While it used to be the leading alternative to Internet Explorer (and others), Firefox has seen its market share erode steadily since the 2008 debut of Google Chrome. The Mozilla Foundation has made several oft-controversial bids at relevancy, including native video chat, Pocket integration, a mobile browser (and OS), a UI overhaul, and a rapid release schedule that's reached version 40 (and counting). But the latest proposal -- part of a reboot of the stalled Electrolysis multiprocessing project -- will prove the most daunting. Although it will modernize the browser's architecture, it also deprecates the longtime XUL framework in favor of more limited and Chrome-like "web extensions" -- requiring Firefox's vast catalog of powerful add-ons to be rewritten from scratch or cease functioning. While developers will have until 2017 to fully adapt, opinion is divided -- NoScript's Giorgio Maone reassures doubters, while the DownThemAll! team says "it feels like I just learned my dear old friend Firefox is going to die." [more inside]
100,000 Stars is an interactive visualization of the stellar neighborhood created for the Google Chrome web browser. It shows the real location of over 100,000 nearby stars. Zooming in reveals 87 major named stars and our solar system. The galaxy view is an artist's rendition." --Chrome Experiments via Quartz
- Quote from Arthur C. Clarke's 1968 novel of the film 2001: A Space Odyssey, and from the film 2010: Odyssey Two
- 1977 Celebration of Queen Elizabeth II's Silver Jubilee
- 1982 gala for 100th anniversary of the Actors' Fund of America
A new Chrome extension retrieves a work of art whenever you open a new tab. The artwork can refreshed every day or in every tab.
Kernelmag's Jeff Keacher documents connecting his old Macintosh Plus to the World Wibe Web, courtesy of a Raspberry Pi and a bunch of software to remove all those pesky <div>s and such. [more inside]
Christian Stefansen has made Amiga Workbench 1.3 available in Chrome via the Portable Native Client. For those of you rode on the third wheel of the 16-bit operating system wars, this is quite a treat, in addition to being a nifty proof-of-concept. More info on the technology here.
Jmtb02 (John), creator of the fun, meta and little blue elephant-filled games This Is The Only Level, OBEY, and Achievement Unlocked returns with This Is The Only Level 3 and Achievement Unlocked 3 and an homage to SimTower-like games of yore: Corporation Inc
Blonde hair, skimpy skirt, big blue eyes. Yup, it's ... INTERNET EXPLORER — Get ready for Inori, the 'personification of IE'. Microsoft launches ad campaign in Singapore featuring a new Internet Explorer 11 mascot (mildly NSFW anime, not hentai).
Zen photon garden is a 2D ray tracer in your browser. A blog post gives examples of what's possible and explains some of the unique details of its implementation.
Kosmos allows you to explore a virtual, computer-generated 3-d universe from your browser. Background, screen shots and hardware requirements. (Requires WebGL and a little time to load on slower computers.) [more inside]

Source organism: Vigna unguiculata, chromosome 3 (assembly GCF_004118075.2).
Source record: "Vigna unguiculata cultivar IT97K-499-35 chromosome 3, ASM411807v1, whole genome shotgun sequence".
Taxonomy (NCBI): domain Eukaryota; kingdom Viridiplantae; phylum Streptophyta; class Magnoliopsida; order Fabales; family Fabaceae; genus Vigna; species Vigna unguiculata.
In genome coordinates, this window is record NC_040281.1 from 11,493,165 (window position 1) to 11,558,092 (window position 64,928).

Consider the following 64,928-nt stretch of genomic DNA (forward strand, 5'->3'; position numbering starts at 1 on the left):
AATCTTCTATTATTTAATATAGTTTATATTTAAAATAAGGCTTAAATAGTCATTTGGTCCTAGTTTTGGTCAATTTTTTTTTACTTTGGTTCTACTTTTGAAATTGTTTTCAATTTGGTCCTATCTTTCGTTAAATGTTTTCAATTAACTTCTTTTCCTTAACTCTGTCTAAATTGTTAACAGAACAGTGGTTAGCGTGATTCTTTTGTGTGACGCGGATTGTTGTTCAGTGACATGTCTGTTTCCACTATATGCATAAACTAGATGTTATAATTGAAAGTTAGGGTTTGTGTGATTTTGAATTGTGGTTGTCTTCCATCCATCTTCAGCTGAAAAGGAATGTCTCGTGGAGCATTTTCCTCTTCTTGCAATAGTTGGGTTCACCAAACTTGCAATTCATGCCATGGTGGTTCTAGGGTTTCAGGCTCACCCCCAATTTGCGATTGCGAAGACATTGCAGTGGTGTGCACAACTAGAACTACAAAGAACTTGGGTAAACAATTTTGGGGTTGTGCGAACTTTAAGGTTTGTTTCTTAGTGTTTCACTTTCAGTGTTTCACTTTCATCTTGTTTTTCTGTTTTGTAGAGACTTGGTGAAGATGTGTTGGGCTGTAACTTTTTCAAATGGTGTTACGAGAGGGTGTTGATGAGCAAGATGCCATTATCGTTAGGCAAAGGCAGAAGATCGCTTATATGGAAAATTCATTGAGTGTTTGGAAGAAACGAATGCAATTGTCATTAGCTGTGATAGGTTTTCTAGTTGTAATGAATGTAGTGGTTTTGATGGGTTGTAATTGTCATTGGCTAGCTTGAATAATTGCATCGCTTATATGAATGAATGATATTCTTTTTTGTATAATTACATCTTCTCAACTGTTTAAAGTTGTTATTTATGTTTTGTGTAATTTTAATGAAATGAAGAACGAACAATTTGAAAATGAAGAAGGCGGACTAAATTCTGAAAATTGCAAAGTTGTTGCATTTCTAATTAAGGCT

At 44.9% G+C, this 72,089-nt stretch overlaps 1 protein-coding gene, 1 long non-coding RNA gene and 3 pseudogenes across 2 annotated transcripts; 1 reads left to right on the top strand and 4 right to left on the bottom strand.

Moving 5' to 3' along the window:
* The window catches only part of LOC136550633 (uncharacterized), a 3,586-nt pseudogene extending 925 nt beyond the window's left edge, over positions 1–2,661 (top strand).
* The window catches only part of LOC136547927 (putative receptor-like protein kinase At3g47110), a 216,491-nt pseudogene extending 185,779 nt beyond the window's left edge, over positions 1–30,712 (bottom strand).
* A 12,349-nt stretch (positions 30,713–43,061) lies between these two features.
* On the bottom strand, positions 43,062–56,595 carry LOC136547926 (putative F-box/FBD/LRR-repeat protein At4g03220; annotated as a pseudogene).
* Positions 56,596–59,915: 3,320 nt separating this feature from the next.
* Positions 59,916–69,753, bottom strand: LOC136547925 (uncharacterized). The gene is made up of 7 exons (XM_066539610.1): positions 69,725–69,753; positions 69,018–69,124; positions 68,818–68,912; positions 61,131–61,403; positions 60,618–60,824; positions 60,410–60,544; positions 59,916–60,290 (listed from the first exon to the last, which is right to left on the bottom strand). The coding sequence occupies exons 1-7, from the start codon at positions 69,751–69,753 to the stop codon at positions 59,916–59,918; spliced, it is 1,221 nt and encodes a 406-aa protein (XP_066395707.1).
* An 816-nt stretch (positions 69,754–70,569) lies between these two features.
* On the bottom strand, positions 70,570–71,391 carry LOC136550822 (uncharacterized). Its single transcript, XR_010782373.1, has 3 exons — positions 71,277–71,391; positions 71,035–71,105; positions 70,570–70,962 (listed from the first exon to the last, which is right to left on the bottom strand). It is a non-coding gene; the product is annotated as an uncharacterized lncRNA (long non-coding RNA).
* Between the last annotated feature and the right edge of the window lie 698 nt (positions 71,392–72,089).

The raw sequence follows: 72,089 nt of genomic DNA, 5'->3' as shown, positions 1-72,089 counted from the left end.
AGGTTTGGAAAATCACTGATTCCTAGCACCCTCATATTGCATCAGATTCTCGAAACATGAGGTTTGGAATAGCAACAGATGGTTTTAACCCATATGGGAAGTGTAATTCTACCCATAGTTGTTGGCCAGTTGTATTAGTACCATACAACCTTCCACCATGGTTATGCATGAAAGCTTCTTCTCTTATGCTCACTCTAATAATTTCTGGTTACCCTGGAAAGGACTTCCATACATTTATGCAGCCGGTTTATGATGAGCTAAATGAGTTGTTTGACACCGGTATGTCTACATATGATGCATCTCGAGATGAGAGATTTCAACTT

The end of , the beginning of Blink... The Evolution of the Web, in a Blink
Play Dune II in your browser.
Twenty two years ago today, a British physicist, former trainspotter, science fiction fan and computer builder, with the help of Robert Cailliau and other colleagues at CERN, executed the first successful communication between a HTTP client and server on the Internet. [more inside]
For about three years, the A.V. Club ran Sawbuck Gamer, a regular column reviewing the week's most notable free and cheap games across all platforms, from web games to handhelds to console downloadables. It's a treasure trove of content, especially since more literary sister site The Gameological Society took the helm, and it's publicized great desktop projects like the luscious platformer Frogatto (previously), feature-rich Super Mario Bros. X (previously), the evocative faux-web Digital: A Love Story (previously), interactive fiction gem Rover's Day Off, and the hyperkinetic RunMan: Race Around the World (previously). But if you're in the mood for something more immediate, why not start with a list of all the original column's free A-rated online titles? [more inside]
First Draft of the Revolution is a browser-based, interactive, epistolary story, where the process of letter writing is used to explore aspects of character and plot that might otherwise remain hidden. Plus, lashings of classism and magical references.
The iEconomy: Apple and Technology Manufacturing. Since January, the New York Times has been running a series of articles "examining the challenges posed by increasingly globalized high-tech industries," with a focus on Apple's business practices. The seventh article in the series was published today: In Technology Wars, Using the Patent as a Sword. Related: For Software, Cracks in the Patent System and Fighters in the Patent War. [more inside]
Yahoo! Axis redefines what it means to search and browse the Web. Yahoo! Axis offers a faster, smarter search with instant answers and visual search previews.
Microsoft has agreed to purchase a big chunk of AOL's intellectual property for a big chunk of cash. Left unremarked in most business news coverage is a little matter of history: A closure of sorts for the fiercest -- and possibly the most expensive -- tech rivalry of the dotcom era. Microsoft will own Netscape. [more inside]
We analyzed usage data of the www.calcudoku.org number puzzle website for the years 2010 and 2011, consisting of over 1 million solved puzzles, and attempted to determine the numerical intelligence of users of Internet Explorer (IE), Firefox, and Chrome. [[Full 4 page report here, PDF]] [more inside]